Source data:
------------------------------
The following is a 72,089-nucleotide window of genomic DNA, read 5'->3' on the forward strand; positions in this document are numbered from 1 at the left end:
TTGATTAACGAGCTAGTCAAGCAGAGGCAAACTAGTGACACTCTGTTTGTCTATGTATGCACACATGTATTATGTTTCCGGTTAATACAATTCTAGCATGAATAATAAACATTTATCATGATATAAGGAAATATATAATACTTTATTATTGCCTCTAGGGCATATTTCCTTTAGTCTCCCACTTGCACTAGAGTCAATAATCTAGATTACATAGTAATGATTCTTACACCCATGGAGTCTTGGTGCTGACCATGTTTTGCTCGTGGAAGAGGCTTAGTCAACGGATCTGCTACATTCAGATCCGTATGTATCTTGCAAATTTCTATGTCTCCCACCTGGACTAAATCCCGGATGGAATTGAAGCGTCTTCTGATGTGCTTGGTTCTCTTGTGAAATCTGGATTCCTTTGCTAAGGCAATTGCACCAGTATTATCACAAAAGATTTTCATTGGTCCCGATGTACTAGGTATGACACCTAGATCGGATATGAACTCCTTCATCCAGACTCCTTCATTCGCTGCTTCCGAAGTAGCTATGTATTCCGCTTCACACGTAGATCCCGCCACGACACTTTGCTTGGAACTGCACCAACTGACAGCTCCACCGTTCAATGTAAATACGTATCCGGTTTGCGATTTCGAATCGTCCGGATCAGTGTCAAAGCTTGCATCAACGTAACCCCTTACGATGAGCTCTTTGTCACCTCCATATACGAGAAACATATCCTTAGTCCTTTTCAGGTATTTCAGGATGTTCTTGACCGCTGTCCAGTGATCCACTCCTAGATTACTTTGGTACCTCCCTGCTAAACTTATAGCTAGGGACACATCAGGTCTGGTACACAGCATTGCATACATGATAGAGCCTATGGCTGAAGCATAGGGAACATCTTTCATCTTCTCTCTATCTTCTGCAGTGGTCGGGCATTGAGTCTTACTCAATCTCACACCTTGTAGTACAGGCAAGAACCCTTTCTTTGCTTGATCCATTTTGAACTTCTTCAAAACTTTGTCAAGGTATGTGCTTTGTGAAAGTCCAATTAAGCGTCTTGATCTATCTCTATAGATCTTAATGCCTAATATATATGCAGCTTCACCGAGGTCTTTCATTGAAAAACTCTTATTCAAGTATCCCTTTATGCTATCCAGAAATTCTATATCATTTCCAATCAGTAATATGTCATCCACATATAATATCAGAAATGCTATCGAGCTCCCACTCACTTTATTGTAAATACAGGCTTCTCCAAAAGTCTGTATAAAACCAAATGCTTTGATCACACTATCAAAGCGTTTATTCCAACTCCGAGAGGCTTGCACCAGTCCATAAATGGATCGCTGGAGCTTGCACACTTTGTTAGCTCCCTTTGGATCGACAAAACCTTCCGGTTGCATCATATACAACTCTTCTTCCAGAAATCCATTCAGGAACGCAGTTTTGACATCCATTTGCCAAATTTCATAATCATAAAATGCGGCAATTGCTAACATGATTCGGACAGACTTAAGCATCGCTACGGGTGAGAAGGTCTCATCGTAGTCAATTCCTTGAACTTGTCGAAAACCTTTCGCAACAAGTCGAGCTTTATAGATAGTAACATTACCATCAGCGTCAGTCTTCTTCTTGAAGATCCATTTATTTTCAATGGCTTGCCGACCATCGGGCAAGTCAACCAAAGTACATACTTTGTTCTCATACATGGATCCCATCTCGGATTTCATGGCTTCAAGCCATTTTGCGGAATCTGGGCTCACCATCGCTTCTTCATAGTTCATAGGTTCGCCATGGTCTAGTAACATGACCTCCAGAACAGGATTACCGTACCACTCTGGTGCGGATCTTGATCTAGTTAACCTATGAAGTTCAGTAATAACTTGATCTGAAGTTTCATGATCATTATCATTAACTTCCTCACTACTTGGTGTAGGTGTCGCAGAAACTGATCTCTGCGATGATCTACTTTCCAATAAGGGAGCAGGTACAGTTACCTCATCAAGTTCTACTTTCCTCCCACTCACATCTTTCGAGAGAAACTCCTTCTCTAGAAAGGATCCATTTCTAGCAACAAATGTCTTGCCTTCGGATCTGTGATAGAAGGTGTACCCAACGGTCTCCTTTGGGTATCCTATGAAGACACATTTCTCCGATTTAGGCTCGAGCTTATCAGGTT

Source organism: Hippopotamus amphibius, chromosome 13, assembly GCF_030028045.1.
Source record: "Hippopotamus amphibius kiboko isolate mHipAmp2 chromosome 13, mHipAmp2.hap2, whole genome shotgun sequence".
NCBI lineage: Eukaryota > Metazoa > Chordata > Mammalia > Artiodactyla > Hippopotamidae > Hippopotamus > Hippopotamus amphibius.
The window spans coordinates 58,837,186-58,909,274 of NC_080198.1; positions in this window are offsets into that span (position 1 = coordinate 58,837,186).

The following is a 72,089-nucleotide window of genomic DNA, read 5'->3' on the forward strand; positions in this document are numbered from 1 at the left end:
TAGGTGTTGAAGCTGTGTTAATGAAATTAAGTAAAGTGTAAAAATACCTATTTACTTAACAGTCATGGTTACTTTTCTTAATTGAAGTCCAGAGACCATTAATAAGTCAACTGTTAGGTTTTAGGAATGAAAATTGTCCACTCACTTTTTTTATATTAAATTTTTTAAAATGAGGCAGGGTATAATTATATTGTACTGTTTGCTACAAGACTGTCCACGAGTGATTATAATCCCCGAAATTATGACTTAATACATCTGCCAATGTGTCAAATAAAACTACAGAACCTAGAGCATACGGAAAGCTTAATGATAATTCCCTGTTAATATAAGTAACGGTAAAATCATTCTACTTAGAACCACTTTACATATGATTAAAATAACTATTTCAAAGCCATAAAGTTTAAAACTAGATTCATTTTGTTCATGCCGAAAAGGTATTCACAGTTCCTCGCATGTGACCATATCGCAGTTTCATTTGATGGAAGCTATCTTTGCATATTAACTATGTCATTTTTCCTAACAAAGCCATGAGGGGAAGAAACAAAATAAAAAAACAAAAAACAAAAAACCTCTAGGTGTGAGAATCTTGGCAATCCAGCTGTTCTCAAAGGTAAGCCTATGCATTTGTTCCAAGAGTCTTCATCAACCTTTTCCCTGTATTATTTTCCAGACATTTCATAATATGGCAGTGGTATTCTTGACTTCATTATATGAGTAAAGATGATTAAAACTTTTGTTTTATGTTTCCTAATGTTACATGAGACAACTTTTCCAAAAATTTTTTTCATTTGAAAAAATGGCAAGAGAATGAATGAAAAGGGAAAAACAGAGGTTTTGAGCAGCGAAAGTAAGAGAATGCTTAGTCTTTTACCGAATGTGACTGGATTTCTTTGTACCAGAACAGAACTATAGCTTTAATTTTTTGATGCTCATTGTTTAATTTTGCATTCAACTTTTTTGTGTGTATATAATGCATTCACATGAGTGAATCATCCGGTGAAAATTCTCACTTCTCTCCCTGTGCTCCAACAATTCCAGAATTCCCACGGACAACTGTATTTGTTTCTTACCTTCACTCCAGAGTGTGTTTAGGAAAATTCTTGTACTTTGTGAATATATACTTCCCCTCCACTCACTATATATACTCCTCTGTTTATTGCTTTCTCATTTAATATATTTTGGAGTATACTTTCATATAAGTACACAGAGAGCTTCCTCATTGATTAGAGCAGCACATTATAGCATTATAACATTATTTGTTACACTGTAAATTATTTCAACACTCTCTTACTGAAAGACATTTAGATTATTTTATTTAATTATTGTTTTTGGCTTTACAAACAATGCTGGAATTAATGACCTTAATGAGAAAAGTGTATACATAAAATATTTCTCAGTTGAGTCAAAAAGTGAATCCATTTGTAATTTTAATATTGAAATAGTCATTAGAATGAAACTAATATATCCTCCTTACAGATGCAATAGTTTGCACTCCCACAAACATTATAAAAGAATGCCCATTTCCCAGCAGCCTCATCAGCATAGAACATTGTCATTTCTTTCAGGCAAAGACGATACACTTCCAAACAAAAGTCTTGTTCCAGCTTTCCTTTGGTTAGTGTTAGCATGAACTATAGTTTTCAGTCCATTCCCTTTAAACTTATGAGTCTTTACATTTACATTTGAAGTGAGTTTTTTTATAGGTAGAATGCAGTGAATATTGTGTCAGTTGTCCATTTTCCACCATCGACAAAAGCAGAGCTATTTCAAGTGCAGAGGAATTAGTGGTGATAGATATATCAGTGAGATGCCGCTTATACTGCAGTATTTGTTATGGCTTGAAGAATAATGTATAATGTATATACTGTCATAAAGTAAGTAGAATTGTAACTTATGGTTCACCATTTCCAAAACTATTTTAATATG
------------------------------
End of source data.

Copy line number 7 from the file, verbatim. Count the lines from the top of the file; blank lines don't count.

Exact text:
The following is a 72,089-nucleotide window of genomic DNA, read 5'->3' on the forward strand; positions in this document are numbered from 1 at the left end: